Another unintended benefit of this system is that you are able to adjust the weight of the pen by adding or taking away tool bits. Personally, I prefer some weight in my pen, so I have all four tool bits stored at all times.

I was initially worried that putting less than four tool bits would result in the tool bits moving around within the storage. But this is where the magnet saves the day again by preventing them from moving around. Although, one thing that I did notice is that with two or less tool bits, the metal piece within the storage would also be attracted by the magnet when pulling out the cap.

Precision tool bits

The Alt pen comes with eight precision screwdriver tool bits. They are

  • P2*0.8
  • T-4
  • T-5
  • 1.2
  • 2
  • PH000
  • PH00
  • PH0

Most of these tool bits are employed when trying to disassemble things like phones, watches, eyeglasses, or cameras for repair. For example, a 0.8mm P2 screwdriver is required to disassemble the iPhone.

One of the things that I wanted to open but couldn't with this set was my hard disks. I had some old hard disk I wanted to get rid of so opening them and destroying the insides would help prevent someone from stealing the data. However, hard disk disassembly requires a T-6 screwdriver.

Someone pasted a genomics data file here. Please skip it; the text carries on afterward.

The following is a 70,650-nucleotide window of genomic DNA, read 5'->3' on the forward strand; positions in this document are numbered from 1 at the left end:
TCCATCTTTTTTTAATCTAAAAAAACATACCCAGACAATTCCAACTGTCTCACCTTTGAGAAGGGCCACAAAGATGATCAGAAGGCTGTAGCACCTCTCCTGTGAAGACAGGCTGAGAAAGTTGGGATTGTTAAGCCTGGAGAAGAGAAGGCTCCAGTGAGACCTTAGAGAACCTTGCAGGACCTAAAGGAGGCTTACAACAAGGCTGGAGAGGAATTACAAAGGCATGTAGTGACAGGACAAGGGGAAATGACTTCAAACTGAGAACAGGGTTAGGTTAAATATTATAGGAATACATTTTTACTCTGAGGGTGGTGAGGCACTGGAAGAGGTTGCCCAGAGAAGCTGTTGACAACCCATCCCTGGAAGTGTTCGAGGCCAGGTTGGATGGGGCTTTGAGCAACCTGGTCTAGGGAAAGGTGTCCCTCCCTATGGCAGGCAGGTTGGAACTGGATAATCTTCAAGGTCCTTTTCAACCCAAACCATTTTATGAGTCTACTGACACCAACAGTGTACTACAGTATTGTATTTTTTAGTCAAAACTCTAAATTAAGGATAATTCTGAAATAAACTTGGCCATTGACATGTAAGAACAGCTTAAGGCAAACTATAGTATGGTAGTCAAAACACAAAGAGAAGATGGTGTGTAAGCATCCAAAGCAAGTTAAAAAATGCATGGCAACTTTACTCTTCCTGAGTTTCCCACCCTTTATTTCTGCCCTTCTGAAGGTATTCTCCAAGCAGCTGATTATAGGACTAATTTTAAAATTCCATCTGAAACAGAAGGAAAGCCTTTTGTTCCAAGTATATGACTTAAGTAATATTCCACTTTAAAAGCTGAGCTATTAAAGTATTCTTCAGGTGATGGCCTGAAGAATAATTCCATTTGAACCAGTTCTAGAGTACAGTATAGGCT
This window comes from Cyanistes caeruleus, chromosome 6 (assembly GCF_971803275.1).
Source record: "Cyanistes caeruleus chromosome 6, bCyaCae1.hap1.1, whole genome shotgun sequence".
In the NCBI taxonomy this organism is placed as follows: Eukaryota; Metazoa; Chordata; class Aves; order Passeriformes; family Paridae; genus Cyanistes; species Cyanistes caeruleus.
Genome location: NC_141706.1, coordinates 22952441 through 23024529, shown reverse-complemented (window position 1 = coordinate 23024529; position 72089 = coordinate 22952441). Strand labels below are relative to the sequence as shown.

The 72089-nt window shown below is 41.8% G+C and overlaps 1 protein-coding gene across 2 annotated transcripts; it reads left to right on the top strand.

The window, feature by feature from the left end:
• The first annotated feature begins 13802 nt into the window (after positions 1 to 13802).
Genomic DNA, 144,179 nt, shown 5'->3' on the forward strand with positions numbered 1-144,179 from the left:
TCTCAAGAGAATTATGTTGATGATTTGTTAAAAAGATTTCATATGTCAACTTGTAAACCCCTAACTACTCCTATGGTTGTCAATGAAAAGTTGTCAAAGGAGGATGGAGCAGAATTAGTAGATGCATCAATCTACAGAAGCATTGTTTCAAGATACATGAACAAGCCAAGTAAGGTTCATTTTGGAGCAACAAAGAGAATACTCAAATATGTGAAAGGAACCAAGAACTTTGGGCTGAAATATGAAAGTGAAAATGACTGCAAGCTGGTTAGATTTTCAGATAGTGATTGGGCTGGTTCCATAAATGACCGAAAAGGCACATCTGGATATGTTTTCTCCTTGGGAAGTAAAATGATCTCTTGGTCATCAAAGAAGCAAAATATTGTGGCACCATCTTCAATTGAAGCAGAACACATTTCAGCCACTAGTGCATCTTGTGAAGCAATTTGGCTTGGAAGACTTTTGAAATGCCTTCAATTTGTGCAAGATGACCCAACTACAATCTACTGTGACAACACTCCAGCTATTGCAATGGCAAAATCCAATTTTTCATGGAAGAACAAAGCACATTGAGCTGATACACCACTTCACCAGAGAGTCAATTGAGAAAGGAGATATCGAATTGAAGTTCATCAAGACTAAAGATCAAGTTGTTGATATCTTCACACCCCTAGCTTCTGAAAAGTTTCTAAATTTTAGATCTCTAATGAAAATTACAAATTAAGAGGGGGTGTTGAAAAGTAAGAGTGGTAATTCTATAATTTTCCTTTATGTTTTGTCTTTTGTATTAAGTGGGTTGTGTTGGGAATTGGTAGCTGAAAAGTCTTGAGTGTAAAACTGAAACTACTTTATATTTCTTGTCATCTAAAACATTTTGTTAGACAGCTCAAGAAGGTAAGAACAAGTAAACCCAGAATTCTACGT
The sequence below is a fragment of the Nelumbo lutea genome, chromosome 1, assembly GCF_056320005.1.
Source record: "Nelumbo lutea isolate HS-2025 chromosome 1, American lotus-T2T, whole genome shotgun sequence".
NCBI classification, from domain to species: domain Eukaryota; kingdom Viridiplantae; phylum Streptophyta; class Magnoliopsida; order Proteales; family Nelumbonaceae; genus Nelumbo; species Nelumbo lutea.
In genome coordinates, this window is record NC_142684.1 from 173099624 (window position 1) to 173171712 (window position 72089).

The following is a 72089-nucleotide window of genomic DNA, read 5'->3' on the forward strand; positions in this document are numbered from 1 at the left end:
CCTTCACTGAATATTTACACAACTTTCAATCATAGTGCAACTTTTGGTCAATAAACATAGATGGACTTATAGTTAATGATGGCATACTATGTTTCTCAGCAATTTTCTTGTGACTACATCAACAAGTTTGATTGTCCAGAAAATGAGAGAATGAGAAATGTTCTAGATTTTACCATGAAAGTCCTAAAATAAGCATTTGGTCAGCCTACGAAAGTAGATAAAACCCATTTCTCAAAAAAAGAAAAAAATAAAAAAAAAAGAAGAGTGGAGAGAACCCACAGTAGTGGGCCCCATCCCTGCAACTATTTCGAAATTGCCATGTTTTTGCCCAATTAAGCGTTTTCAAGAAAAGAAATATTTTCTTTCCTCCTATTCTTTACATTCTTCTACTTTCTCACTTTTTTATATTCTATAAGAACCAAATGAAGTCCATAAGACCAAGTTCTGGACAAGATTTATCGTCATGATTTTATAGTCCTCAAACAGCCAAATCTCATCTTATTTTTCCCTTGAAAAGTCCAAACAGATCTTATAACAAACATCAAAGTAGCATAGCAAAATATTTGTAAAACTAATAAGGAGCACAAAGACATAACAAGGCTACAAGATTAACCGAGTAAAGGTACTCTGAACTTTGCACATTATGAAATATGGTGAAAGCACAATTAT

If you've never heard of any of these, it's likely this pen isn't for you. The idea for the pen was birthed when the designer had a meeting with suppliers to color match and ensure fit for a smartphone he was designing. He realized the best way to do so was to assemble units at random himself. But, he had to wait 45 minutes for the proper tool to be delivered.

He realized how easy it was to be unprepared and wanted to make sure the situation never happen again with the Alt pen.

As you can tell, this situation will happen to very few people. But if this is the kind of situation you want to solve, the Alt pen will probably be for you.


The beautiful design not only elevates the aesthetics, but also the function of the pen. It provides a comfortable writing experience that is surely to get compliments from those around you.

At $65, the pen is likely too expensive if you have no use for the included screwdrivers. But for those who need the precision screwdrivers on a regular basis, this is likely your best (and only) option.

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Tagged accessory aluminum pen review so design stainless steel